The machine heads were the single line Kluson Deluxe Safe-T-Posts plated with nickel, that were on all Fender guitars at the time. They are 6 in line. With oval buttons and a little grease nipple cannily located at the "O" in "KLUSON" on the back of the gear housing. Jaguar hardware was also available with gold plate, instead of nickel and chrome. Usually on blonde or olympic white I think.
The tremolo system on the Jaguar is quite unique. On the plate there is a patent number reading "PAT. # 2,972,923".
The strings go from the lever tail piece over a rocking bridge that sits on 2 pins. The 6 saddles can differ. Some have 3 different sizes of groove thread on them (smallest for E and B, medium for G and D, and largest for A and E). Others 60's Jaguar bridges have all the same size groove thread. The bridge has dome shaped welds over the rivets. There is also a cover for the bridge assey.
Underneath the bridge is a spring loaded mute which can be flipped into position. It has a line of foam on it that cushions the strings when in position. After many years this foam usually perishes.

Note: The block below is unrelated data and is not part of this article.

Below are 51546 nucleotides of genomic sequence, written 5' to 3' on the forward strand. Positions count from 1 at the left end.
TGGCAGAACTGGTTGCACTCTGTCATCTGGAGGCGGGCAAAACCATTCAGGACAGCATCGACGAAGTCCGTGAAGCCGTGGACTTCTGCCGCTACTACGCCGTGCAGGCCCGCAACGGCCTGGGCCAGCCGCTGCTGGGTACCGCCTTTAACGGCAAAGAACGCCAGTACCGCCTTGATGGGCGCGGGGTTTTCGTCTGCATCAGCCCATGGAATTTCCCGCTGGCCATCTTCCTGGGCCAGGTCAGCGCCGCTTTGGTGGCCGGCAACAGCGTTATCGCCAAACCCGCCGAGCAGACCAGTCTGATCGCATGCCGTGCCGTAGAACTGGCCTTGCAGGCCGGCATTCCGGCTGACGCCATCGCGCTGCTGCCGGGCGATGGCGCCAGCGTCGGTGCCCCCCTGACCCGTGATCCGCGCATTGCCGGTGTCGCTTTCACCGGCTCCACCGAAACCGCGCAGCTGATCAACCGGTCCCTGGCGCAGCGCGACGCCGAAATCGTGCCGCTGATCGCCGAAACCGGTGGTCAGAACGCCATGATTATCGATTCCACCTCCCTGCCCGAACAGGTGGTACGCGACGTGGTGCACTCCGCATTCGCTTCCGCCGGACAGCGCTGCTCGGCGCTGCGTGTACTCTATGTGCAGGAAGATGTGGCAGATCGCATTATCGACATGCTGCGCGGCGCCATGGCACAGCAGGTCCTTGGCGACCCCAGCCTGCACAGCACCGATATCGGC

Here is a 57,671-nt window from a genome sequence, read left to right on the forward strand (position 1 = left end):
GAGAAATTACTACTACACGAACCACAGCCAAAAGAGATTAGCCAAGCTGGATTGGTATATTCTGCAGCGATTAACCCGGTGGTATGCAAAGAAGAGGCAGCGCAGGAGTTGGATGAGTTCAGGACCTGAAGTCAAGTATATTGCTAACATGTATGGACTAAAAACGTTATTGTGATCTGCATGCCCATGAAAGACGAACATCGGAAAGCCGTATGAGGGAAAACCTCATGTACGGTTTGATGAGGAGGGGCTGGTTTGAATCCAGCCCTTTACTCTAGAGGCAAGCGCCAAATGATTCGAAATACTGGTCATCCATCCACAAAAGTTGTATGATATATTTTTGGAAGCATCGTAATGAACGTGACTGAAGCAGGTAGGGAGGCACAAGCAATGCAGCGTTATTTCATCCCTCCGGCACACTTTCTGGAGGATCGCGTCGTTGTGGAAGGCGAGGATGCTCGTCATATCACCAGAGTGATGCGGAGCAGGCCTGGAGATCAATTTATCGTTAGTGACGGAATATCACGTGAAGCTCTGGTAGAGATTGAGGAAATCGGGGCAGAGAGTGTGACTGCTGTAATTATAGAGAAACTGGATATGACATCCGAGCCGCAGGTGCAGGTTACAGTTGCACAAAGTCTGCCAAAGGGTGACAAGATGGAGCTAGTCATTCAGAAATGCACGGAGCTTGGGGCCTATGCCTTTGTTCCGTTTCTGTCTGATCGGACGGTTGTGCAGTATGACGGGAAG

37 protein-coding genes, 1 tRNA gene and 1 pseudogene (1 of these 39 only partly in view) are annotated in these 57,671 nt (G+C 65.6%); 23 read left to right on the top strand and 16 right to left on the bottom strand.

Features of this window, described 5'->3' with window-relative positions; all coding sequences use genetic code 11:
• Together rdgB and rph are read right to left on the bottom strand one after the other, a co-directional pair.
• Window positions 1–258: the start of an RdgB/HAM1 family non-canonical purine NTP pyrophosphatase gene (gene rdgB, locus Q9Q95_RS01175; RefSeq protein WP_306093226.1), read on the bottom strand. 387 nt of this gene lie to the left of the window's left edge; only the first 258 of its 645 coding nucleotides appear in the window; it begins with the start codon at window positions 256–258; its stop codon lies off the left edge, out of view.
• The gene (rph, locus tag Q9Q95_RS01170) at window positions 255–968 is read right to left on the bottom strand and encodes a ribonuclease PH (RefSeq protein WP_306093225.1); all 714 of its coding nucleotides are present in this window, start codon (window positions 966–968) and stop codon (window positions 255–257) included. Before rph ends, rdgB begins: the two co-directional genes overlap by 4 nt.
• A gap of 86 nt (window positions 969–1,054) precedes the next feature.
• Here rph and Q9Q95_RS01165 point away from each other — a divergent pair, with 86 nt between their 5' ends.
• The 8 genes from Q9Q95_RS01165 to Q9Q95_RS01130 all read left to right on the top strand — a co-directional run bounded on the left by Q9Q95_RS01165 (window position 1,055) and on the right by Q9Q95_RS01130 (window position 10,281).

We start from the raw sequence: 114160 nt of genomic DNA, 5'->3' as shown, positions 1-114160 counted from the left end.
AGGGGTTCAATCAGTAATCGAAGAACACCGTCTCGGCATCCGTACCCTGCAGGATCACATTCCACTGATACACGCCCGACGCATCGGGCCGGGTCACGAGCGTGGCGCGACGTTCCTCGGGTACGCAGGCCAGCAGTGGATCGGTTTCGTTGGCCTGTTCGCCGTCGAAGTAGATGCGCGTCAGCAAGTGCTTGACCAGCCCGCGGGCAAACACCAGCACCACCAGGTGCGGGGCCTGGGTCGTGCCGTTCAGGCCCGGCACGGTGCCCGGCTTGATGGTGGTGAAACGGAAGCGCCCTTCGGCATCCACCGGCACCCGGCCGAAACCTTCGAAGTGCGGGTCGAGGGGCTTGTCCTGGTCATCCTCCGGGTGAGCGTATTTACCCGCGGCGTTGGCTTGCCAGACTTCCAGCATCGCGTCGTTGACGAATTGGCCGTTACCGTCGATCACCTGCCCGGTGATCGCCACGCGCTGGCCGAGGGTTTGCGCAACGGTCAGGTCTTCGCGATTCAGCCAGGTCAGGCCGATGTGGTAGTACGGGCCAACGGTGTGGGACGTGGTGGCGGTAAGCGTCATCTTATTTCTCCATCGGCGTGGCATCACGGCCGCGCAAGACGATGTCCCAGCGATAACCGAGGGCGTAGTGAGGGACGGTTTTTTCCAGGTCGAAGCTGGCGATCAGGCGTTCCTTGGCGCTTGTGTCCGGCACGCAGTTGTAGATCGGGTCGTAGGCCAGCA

The controls and scratch plate area is made up of 3 metal control plates and a celluloid plastic pickguard. Brown tortoiseshell pickguard was usually used on sunburst, olympic white and blonde Jaguars. White pickguard was used on most other custom colours. The pickups are much like any other Fender single coil pickups that were around at the time. But the covers and bobbins were different. The pickups height screws tap directly into the body. The pickup sits on some squeezey foam that is underneath it in the route, and is forced down by the screws on either side. The covers incorporate a metal shielding claw. These claws have 6 'teeth'. The 2 shortest sit at one side of the claw. Some 60's Jaguars I've seen have these 2 short claws situated underneath the thin E and B strings. Other Jaguars have them underneath the thick E and A strings. But it is not completely clear which side these short claws are supposed to be under. Or what the purpose of having 2 shorter claws on one side actually is? Theories welcome. I have one or two or my own...